According to a new study completed by researchers at the University of Rochester Medical Center, births occurring at night and over the weekend are just as safe for infants born with birth defects as weekday deliveries. There have been other studies completed that investigated the impact of delivery time and day on healthy infants, but this is the first to investigate the impact of delivery time and day on infants with birth defects.

Infants with birth defects born at night or over the weekend were cared for in the same way as infants with birth defects born on weekdays. There was no significant difference between the two groups in terms of NICU (neonatal intensive care) admission, antibiotic administration or breathing assistance received. Some doctors will schedule delivery of an infant with a known birth defect for a weekday, but that practice does not impact the outcome of the delivery, according to this study. Eva K. Pressman MD, a professor at the University of Rochester Medical Center admits to scheduling delivery during a weekday. “When we know that a baby will need further testing or surgical repair during the newborn period due to an identified abnormality, we typically try to arrange the delivery on a weekday. But the bottom line is that the timing of delivery isn’t terribly important; if a woman goes into labor in the middle of the night or over the weekend her baby will do just as well.”

The study reviewed birth records of 220 infants with known birth defects. Births were split into two categories – weekday (Monday to Friday between the hours of 7 a.m. and 6 p.m.) and night/weekend (Monday to Friday 6 p.m. to 7 a.m., Saturday and Sunday). Infants requiring surgery after birth waited longer for surgery when born on nights and weekends, but the outcomes of surgery were the same compared to infants born on weekdays. Hospital stays were relatively the same, aside from slightly longer hospital stays for infants with gastrointestinal defects. Infant mortality rate was the same.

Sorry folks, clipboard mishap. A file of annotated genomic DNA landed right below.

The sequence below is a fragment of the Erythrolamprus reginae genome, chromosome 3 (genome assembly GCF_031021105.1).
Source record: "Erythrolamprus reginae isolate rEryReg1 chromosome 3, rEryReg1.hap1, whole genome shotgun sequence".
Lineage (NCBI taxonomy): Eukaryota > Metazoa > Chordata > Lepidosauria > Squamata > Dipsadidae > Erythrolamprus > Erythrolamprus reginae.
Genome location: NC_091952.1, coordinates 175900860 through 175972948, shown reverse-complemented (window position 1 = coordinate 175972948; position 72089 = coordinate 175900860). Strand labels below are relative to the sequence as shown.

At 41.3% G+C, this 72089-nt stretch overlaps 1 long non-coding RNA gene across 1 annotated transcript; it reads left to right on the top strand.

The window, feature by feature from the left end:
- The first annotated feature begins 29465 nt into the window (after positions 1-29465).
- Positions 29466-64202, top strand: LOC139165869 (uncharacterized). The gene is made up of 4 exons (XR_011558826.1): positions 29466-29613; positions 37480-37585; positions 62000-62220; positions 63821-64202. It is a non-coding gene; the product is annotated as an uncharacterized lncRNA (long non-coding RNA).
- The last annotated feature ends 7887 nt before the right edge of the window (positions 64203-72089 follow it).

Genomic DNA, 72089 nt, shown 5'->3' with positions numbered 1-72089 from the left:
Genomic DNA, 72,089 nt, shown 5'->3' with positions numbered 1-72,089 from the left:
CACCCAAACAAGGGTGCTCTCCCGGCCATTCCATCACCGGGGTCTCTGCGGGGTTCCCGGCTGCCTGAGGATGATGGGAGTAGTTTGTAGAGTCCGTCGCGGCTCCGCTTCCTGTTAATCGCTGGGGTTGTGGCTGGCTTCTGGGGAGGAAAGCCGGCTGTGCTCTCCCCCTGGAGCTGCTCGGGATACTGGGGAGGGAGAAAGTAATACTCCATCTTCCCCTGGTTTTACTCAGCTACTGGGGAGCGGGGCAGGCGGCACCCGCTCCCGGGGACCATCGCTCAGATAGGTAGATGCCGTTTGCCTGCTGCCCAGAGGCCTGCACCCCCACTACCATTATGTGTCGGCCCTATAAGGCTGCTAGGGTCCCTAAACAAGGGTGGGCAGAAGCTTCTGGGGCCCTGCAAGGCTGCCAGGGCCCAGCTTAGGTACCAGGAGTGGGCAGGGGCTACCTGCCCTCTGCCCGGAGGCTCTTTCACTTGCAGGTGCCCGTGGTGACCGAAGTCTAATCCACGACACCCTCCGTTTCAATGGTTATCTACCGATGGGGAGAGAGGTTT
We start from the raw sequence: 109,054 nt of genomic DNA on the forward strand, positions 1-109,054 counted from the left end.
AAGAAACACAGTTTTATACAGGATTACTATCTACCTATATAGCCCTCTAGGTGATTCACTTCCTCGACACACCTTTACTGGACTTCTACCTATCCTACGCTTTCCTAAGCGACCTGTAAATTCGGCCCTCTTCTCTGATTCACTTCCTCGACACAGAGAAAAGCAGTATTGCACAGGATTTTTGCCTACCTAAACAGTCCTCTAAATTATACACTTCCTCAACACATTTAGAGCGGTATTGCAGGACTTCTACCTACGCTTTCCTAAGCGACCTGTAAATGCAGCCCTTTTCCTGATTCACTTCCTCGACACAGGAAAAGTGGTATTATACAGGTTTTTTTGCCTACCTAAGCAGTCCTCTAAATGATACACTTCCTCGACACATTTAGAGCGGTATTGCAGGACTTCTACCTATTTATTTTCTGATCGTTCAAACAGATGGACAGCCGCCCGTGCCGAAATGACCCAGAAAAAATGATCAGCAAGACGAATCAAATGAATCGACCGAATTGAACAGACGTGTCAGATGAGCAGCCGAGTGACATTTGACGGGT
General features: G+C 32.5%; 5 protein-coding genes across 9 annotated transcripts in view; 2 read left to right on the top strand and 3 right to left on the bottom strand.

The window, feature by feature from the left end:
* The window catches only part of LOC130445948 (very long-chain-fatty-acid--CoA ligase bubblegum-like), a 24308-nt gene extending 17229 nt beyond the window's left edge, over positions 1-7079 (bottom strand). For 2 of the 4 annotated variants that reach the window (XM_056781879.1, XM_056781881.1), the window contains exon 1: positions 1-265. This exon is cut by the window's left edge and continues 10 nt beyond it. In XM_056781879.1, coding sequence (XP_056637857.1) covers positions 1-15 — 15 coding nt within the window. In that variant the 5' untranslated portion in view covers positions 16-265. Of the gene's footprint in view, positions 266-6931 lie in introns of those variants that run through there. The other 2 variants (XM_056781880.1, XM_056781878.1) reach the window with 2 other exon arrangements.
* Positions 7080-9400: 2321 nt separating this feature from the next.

The study group was relatively small, so researchers understand the results are limited. However, this study proves there is little if any reason to schedule delivery of infants with birth defects instead of allowing natural labor.

Source: Eva K. Pressman MD, Loralei L. Thornburg MD, Dzhamala Gilmandyar MD, Brittany Paivanas MD, Amy Hoeft MacDonald MD, Oluwateniola Brown, Tina Jensen, J. Christopher MD, MPH. University of Rochester Medical Center. Presented at The Pregnancy Meeting (the Society for Maternal-Fetal Medicine conference.) February 2012.